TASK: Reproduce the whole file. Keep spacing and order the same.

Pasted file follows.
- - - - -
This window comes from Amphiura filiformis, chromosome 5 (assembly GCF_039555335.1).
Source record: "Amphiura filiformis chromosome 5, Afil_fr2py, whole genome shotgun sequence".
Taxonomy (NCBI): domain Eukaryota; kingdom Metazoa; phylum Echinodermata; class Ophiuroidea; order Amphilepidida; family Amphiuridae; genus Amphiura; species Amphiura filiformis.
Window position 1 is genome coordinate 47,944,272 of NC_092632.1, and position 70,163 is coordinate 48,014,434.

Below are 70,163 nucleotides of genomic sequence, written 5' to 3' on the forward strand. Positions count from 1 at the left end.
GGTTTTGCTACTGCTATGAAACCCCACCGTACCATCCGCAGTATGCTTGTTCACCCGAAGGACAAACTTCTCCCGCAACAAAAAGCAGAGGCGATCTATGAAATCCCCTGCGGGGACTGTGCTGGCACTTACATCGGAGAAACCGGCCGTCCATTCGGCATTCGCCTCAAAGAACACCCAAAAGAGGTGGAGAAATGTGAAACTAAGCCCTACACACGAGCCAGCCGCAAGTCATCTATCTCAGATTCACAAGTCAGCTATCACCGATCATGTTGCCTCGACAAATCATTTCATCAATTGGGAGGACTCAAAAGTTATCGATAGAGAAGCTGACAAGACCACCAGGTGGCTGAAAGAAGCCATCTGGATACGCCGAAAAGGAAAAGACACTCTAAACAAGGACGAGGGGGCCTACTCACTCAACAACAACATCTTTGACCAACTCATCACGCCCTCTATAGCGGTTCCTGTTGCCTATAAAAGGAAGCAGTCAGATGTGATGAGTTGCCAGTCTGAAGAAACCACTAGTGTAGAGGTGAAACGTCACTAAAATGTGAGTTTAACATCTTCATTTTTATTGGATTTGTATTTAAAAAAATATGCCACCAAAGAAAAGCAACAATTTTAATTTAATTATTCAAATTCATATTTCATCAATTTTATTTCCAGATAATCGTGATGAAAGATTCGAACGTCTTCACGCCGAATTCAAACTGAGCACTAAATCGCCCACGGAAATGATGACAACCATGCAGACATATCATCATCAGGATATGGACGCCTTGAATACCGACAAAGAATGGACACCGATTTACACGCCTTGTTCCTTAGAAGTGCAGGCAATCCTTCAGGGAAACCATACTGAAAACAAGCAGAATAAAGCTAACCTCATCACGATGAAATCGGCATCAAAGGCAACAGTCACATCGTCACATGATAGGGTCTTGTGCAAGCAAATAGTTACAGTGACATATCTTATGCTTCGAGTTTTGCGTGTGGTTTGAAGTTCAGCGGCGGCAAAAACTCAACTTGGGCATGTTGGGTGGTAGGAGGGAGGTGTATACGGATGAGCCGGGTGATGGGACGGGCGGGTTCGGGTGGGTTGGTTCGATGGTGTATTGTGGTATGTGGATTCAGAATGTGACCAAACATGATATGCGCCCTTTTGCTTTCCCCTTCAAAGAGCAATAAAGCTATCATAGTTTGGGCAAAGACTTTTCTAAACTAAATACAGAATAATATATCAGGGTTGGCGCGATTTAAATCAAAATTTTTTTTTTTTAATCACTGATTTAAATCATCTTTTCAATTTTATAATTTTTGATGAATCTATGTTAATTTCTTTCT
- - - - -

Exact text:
This window comes from Amphiura filiformis, chromosome 5 (assembly GCF_039555335.1).
Source record: "Amphiura filiformis chromosome 5, Afil_fr2py, whole genome shotgun sequence".
Taxonomy (NCBI): domain Eukaryota; kingdom Metazoa; phylum Echinodermata; class Ophiuroidea; order Amphilepidida; family Amphiuridae; genus Amphiura; species Amphiura filiformis.
Window position 1 is genome coordinate 47,944,272 of NC_092632.1, and position 70,163 is coordinate 48,014,434.

Below are 70,163 nucleotides of genomic sequence, written 5' to 3' on the forward strand. Positions count from 1 at the left end.
GGTTTTGCTACTGCTATGAAACCCCACCGTACCATCCGCAGTATGCTTGTTCACCCGAAGGACAAACTTCTCCCGCAACAAAAAGCAGAGGCGATCTATGAAATCCCCTGCGGGGACTGTGCTGGCACTTACATCGGAGAAACCGGCCGTCCATTCGGCATTCGCCTCAAAGAACACCCAAAAGAGGTGGAGAAATGTGAAACTAAGCCCTACACACGAGCCAGCCGCAAGTCATCTATCTCAGATTCACAAGTCAGCTATCACCGATCATGTTGCCTCGACAAATCATTTCATCAATTGGGAGGACTCAAAAGTTATCGATAGAGAAGCTGACAAGACCACCAGGTGGCTGAAAGAAGCCATCTGGATACGCCGAAAAGGAAAAGACACTCTAAACAAGGACGAGGGGGCCTACTCACTCAACAACAACATCTTTGACCAACTCATCACGCCCTCTATAGCGGTTCCTGTTGCCTATAAAAGGAAGCAGTCAGATGTGATGAGTTGCCAGTCTGAAGAAACCACTAGTGTAGAGGTGAAACGTCACTAAAATGTGAGTTTAACATCTTCATTTTTATTGGATTTGTATTTAAAAAAATATGCCACCAAAGAAAAGCAACAATTTTAATTTAATTATTCAAATTCATATTTCATCAATTTTATTTCCAGATAATCGTGATGAAAGATTCGAACGTCTTCACGCCGAATTCAAACTGAGCACTAAATCGCCCACGGAAATGATGACAACCATGCAGACATATCATCATCAGGATATGGACGCCTTGAATACCGACAAAGAATGGACACCGATTTACACGCCTTGTTCCTTAGAAGTGCAGGCAATCCTTCAGGGAAACCATACTGAAAACAAGCAGAATAAAGCTAACCTCATCACGATGAAATCGGCATCAAAGGCAACAGTCACATCGTCACATGATAGGGTCTTGTGCAAGCAAATAGTTACAGTGACATATCTTATGCTTCGAGTTTTGCGTGTGGTTTGAAGTTCAGCGGCGGCAAAAACTCAACTTGGGCATGTTGGGTGGTAGGAGGGAGGTGTATACGGATGAGCCGGGTGATGGGACGGGCGGGTTCGGGTGGGTTGGTTCGATGGTGTATTGTGGTATGTGGATTCAGAATGTGACCAAACATGATATGCGCCCTTTTGCTTTCCCCTTCAAAGAGCAATAAAGCTATCATAGTTTGGGCAAAGACTTTTCTAAACTAAATACAGAATAATATATCAGGGTTGGCGCGATTTAAATCAAAATTTTTTTTTTTTAATCACTGATTTAAATCATCTTTTCAATTTTATAATTTTTGATGAATCTATGTTAATTTCTTTCT